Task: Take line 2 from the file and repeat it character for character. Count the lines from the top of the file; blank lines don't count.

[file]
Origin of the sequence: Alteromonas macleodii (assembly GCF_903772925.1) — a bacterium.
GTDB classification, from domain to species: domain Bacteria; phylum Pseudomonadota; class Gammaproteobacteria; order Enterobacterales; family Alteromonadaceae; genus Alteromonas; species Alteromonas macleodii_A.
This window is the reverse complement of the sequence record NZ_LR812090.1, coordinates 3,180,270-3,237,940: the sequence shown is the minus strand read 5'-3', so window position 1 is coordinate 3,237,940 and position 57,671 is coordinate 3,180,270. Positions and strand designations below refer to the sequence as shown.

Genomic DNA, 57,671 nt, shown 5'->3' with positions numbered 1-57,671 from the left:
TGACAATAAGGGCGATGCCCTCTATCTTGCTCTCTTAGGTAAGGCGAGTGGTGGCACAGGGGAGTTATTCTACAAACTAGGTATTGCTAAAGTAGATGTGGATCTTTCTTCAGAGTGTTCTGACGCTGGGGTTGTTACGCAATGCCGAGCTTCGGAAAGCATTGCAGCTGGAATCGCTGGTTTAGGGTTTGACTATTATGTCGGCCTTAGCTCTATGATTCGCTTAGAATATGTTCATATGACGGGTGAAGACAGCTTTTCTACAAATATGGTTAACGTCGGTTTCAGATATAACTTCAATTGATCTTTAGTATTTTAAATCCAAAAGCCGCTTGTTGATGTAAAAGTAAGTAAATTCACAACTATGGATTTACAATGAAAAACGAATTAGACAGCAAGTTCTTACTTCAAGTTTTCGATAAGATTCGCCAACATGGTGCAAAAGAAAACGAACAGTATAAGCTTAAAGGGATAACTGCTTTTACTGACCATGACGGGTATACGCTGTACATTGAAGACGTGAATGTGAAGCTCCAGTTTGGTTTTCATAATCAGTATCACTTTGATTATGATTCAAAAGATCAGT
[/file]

GTDB classification, from domain to species: domain Bacteria; phylum Pseudomonadota; class Gammaproteobacteria; order Enterobacterales; family Alteromonadaceae; genus Alteromonas; species Alteromonas macleodii_A.